Measles Mumps and Rubella FAQS

Measles

Why vaccinate adults against measles?

  • Complications from measles are more common among adults. Approximately 20 percent of those with measles experience one or more complications including diarrhea, ear infections, pneumonia, encephalitis, seizures, and death.
  • Measles is extremely contagious; 90 percent of susceptible household contacts of a person with measles will become infected.

Which adults should get vaccinated against measles?

  • Adults born in 1957 or later who have not been vaccinated or have not had measles.
  • College students, teachers, healthcare personnel, and international travelers are at increased risk for measles.
  • Measles is part of a combination vaccine called MMR that also protects against mumps and rubella

What happens when someone gets measles? 

  • Symptoms of measles include high fever, rash, runny nose, pink and watery eyes, coughing, diarrhea, and earache.
  • The risk of death from measles is highest for adults and infants.
  • Measles is very contagious; you can get it just by being in the same room with an infected person.
  • The US is experiencing a rise in measles cases related to unimmunized US travelers bringing the infection back from other countries, mostly in Europe.

FAQ: Can I just get a measles vaccine instead of MMR?

No; MMR is the only vaccine available. The MMR vaccine is very safe and effective with few side effects. You may get mild reactions like fever, redness, or swelling at the injection site. Some adult women may infrequently have temporary joint pain or stiffness after receiving MMR vaccine.

Source: http://www.adultvaccination.org/vpd/measles#sthash.F7QThfgH.dpuf

Mumps

Which adults should get vaccinated against mumps?

  • Adults born in 1957 or later who have not been vaccinated or have not had mumps.
  • College students, teachers, healthcare personnel, and international travelers are at increased risk for mumps.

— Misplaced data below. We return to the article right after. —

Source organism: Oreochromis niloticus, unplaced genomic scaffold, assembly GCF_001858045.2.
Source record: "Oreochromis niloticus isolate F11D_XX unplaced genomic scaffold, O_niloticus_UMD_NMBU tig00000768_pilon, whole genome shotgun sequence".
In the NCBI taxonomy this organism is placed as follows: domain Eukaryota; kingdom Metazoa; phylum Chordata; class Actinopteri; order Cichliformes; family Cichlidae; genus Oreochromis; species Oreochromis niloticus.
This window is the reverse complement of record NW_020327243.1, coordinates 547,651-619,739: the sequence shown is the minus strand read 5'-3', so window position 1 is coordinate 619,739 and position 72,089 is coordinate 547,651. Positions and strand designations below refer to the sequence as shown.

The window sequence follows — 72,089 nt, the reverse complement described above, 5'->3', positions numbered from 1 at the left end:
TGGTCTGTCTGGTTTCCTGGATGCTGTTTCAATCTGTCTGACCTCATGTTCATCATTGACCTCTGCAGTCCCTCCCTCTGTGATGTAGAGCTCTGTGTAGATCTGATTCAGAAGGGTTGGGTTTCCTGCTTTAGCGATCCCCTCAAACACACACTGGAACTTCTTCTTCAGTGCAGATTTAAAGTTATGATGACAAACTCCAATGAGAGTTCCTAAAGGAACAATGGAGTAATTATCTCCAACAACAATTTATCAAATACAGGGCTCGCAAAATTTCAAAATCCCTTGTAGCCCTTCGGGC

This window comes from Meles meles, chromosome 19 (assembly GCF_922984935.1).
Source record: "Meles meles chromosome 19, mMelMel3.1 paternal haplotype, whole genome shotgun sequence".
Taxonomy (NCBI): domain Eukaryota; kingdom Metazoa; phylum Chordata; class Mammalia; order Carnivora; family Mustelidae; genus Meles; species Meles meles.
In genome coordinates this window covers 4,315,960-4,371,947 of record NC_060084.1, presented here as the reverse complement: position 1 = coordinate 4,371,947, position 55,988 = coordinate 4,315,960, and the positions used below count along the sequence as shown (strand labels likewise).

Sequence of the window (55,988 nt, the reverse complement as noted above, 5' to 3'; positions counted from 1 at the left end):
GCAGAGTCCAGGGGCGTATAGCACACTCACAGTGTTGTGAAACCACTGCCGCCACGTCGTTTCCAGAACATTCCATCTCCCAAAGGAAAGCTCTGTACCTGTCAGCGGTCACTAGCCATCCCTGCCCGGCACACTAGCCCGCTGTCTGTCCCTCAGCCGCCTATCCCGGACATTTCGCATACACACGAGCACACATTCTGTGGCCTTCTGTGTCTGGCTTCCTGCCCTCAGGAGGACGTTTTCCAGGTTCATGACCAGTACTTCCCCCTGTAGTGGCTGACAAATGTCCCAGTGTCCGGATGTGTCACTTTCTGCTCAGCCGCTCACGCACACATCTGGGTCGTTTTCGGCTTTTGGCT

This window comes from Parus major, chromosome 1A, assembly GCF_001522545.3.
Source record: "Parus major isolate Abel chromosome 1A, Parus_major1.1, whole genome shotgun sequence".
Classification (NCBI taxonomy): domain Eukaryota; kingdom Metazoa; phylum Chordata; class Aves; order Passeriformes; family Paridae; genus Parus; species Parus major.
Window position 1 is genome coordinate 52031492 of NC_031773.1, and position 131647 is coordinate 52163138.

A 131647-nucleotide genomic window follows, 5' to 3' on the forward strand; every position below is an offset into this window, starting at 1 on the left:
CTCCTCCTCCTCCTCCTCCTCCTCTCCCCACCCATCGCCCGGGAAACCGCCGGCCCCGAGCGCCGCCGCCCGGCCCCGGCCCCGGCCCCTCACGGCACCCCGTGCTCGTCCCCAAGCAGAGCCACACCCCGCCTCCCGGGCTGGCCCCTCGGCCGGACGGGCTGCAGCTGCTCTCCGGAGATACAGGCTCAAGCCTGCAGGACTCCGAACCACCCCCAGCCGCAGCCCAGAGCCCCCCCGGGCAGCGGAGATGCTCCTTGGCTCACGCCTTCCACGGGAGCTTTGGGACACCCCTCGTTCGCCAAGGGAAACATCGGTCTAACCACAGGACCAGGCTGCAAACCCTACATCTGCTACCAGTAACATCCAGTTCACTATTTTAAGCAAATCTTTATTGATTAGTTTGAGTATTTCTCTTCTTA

• Mumps is part of a combination vaccine called MMR that also protects against measles and rubella.
  • Symptoms of the mumps include low grade fever and swelling or tenderness in the salivary glands in the cheeks and under the jaw.
  • In males who have gone through puberty, two or three of every 10 will experience testicular pain and swelling.
  • Not everyone will have the typical symptoms; many infected people will just have respiratory symptoms without any swollen glands.

Why is mumps vaccine important?
Serious complications of mumps are more common among adults than children.

  • Rare complications caused by mumps include infections of the brain and spinal cord, arthritis, kidney and pancreas problems, deafness, and inflammation of the ovaries.

FAQ: Is mumps still a problem in the US?

As recently as 2006 and 2009-10, the US experienced large mumps outbreaks. The ages affected by outbreaks can vary. In 2006, most cases were in people age 18 to 24; in 2009-2010, the majority was in adolescents age 11 to 17.

Source:  http://www.adultvaccination.org/vpd/mumps#sthash.ThhO4PTD.dpuf

Rubella (German Measles)

Which adults should get vaccinated against rubella (also called German measles)?

  • Adults born in 1957 or later who have not been vaccinated or have not had rubella.
  • Non-pregnant women of childbearing age no matter what year they were born.
  • College students, teachers, healthcare personnel, and international travelers are at increased risk for rubella.
  • Rubella is part of a combination vaccine called MMR that also protects against measles and mumps.

  What happens when someone gets rubella?

  • Symptoms of rubella include rash, slight fever, aching joints, and reddened eyes.
  • The rash first appears on the face, but then will continue to spread over the entire body.
  • The lymph nodes behind the ears and the back of the neck may swell, causing soreness and pain.

Why is rubella vaccine important?

  • If a pregnant woman gets rubella during pregnancy, her baby is at risk of serious birth defects including heart defects, mental retardation, liver and spleen damage, and deafness.  There is a 20 percent chance of damage to the fetus if a woman is infected with rubella early in pregnancy.

FAQ: How do you get rubella?

Rubella is a virus that is spread when an infected person coughs or sneezes.

Source: http://www.adultvaccination.org/vpd/rubella#sthash.1l8kRTF9.dpuf

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